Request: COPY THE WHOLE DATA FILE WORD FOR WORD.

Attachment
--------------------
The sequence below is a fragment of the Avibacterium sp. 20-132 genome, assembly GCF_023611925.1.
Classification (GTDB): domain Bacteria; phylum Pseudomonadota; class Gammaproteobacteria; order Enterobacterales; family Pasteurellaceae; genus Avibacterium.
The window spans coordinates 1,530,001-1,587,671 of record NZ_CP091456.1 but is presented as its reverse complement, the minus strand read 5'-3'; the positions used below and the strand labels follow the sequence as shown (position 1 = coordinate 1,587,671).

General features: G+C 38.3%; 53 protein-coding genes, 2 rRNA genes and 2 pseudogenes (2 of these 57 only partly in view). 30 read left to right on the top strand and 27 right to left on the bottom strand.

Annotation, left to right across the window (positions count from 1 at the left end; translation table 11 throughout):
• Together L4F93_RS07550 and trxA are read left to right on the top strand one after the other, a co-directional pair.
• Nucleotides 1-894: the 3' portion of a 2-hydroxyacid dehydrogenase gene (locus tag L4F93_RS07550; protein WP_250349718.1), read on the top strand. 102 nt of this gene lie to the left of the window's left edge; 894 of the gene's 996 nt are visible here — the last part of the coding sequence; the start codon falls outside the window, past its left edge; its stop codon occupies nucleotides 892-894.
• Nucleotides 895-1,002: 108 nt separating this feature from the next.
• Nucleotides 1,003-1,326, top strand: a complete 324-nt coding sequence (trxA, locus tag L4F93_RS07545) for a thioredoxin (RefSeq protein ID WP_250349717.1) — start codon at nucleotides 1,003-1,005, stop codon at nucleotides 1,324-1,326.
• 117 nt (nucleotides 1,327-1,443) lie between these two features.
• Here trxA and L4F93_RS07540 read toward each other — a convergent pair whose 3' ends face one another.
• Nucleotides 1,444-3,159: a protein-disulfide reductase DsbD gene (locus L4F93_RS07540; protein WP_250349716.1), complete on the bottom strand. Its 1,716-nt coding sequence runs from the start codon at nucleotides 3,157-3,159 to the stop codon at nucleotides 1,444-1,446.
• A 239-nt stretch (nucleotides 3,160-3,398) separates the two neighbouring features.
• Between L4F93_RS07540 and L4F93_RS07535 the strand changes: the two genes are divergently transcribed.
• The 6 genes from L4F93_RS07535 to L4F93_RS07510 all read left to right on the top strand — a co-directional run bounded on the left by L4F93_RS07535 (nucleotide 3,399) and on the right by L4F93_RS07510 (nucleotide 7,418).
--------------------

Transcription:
The sequence below is a fragment of the Avibacterium sp. 20-132 genome, assembly GCF_023611925.1.
Classification (GTDB): domain Bacteria; phylum Pseudomonadota; class Gammaproteobacteria; order Enterobacterales; family Pasteurellaceae; genus Avibacterium.
The window spans coordinates 1,530,001-1,587,671 of record NZ_CP091456.1 but is presented as its reverse complement, the minus strand read 5'-3'; the positions used below and the strand labels follow the sequence as shown (position 1 = coordinate 1,587,671).

General features: G+C 38.3%; 53 protein-coding genes, 2 rRNA genes and 2 pseudogenes (2 of these 57 only partly in view). 30 read left to right on the top strand and 27 right to left on the bottom strand.

Annotation, left to right across the window (positions count from 1 at the left end; translation table 11 throughout):
• Together L4F93_RS07550 and trxA are read left to right on the top strand one after the other, a co-directional pair.
• Nucleotides 1-894: the 3' portion of a 2-hydroxyacid dehydrogenase gene (locus tag L4F93_RS07550; protein WP_250349718.1), read on the top strand. 102 nt of this gene lie to the left of the window's left edge; 894 of the gene's 996 nt are visible here — the last part of the coding sequence; the start codon falls outside the window, past its left edge; its stop codon occupies nucleotides 892-894.
• Nucleotides 895-1,002: 108 nt separating this feature from the next.
• Nucleotides 1,003-1,326, top strand: a complete 324-nt coding sequence (trxA, locus tag L4F93_RS07545) for a thioredoxin (RefSeq protein ID WP_250349717.1) — start codon at nucleotides 1,003-1,005, stop codon at nucleotides 1,324-1,326.
• 117 nt (nucleotides 1,327-1,443) lie between these two features.
• Here trxA and L4F93_RS07540 read toward each other — a convergent pair whose 3' ends face one another.
• Nucleotides 1,444-3,159: a protein-disulfide reductase DsbD gene (locus L4F93_RS07540; protein WP_250349716.1), complete on the bottom strand. Its 1,716-nt coding sequence runs from the start codon at nucleotides 3,157-3,159 to the stop codon at nucleotides 1,444-1,446.
• A 239-nt stretch (nucleotides 3,160-3,398) separates the two neighbouring features.
• Between L4F93_RS07540 and L4F93_RS07535 the strand changes: the two genes are divergently transcribed.
• The 6 genes from L4F93_RS07535 to L4F93_RS07510 all read left to right on the top strand — a co-directional run bounded on the left by L4F93_RS07535 (nucleotide 3,399) and on the right by L4F93_RS07510 (nucleotide 7,418).